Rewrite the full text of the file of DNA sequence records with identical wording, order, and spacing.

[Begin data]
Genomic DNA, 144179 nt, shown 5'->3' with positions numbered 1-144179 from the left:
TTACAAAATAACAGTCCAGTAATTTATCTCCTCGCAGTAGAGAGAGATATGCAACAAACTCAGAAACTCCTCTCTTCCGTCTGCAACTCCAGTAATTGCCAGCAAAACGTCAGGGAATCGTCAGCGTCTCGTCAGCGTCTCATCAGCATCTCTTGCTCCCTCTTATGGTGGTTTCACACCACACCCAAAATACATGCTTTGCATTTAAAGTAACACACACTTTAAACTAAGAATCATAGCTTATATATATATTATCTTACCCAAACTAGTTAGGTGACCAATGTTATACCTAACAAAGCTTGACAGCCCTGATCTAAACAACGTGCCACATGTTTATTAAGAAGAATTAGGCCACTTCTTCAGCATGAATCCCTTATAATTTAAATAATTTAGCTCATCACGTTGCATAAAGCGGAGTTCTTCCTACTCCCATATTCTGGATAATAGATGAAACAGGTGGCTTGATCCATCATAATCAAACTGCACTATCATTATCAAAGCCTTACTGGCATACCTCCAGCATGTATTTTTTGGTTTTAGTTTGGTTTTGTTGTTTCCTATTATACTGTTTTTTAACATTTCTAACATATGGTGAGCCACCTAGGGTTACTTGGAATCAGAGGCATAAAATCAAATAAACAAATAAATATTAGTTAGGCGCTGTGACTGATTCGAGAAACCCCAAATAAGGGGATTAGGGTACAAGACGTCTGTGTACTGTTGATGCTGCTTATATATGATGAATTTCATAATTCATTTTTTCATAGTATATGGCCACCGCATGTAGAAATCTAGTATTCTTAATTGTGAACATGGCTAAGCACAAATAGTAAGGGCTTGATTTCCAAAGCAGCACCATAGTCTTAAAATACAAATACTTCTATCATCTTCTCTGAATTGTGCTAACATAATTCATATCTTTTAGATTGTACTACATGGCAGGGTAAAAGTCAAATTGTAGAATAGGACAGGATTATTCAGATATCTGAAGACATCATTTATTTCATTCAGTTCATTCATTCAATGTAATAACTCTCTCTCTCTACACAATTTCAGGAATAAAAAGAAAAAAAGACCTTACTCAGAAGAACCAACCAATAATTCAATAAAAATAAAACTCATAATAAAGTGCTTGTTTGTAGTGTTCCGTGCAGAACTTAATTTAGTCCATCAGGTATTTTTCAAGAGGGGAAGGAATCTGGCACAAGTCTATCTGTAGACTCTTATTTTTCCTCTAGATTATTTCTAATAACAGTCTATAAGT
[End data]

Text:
Genomic DNA, 144179 nt, shown 5'->3' with positions numbered 1-144179 from the left:
TTACAAAATAACAGTCCAGTAATTTATCTCCTCGCAGTAGAGAGAGATATGCAACAAACTCAGAAACTCCTCTCTTCCGTCTGCAACTCCAGTAATTGCCAGCAAAACGTCAGGGAATCGTCAGCGTCTCGTCAGCGTCTCATCAGCATCTCTTGCTCCCTCTTATGGTGGTTTCACACCACACCCAAAATACATGCTTTGCATTTAAAGTAACACACACTTTAAACTAAGAATCATAGCTTATATATATATTATCTTACCCAAACTAGTTAGGTGACCAATGTTATACCTAACAAAGCTTGACAGCCCTGATCTAAACAACGTGCCACATGTTTATTAAGAAGAATTAGGCCACTTCTTCAGCATGAATCCCTTATAATTTAAATAATTTAGCTCATCACGTTGCATAAAGCGGAGTTCTTCCTACTCCCATATTCTGGATAATAGATGAAACAGGTGGCTTGATCCATCATAATCAAACTGCACTATCATTATCAAAGCCTTACTGGCATACCTCCAGCATGTATTTTTTGGTTTTAGTTTGGTTTTGTTGTTTCCTATTATACTGTTTTTTAACATTTCTAACATATGGTGAGCCACCTAGGGTTACTTGGAATCAGAGGCATAAAATCAAATAAACAAATAAATATTAGTTAGGCGCTGTGACTGATTCGAGAAACCCCAAATAAGGGGATTAGGGTACAAGACGTCTGTGTACTGTTGATGCTGCTTATATATGATGAATTTCATAATTCATTTTTTCATAGTATATGGCCACCGCATGTAGAAATCTAGTATTCTTAATTGTGAACATGGCTAAGCACAAATAGTAAGGGCTTGATTTCCAAAGCAGCACCATAGTCTTAAAATACAAATACTTCTATCATCTTCTCTGAATTGTGCTAACATAATTCATATCTTTTAGATTGTACTACATGGCAGGGTAAAAGTCAAATTGTAGAATAGGACAGGATTATTCAGATATCTGAAGACATCATTTATTTCATTCAGTTCATTCATTCAATGTAATAACTCTCTCTCTCTACACAATTTCAGGAATAAAAAGAAAAAAAGACCTTACTCAGAAGAACCAACCAATAATTCAATAAAAATAAAACTCATAATAAAGTGCTTGTTTGTAGTGTTCCGTGCAGAACTTAATTTAGTCCATCAGGTATTTTTCAAGAGGGGAAGGAATCTGGCACAAGTCTATCTGTAGACTCTTATTTTTCCTCTAGATTATTTCTAATAACAGTCTATAAGT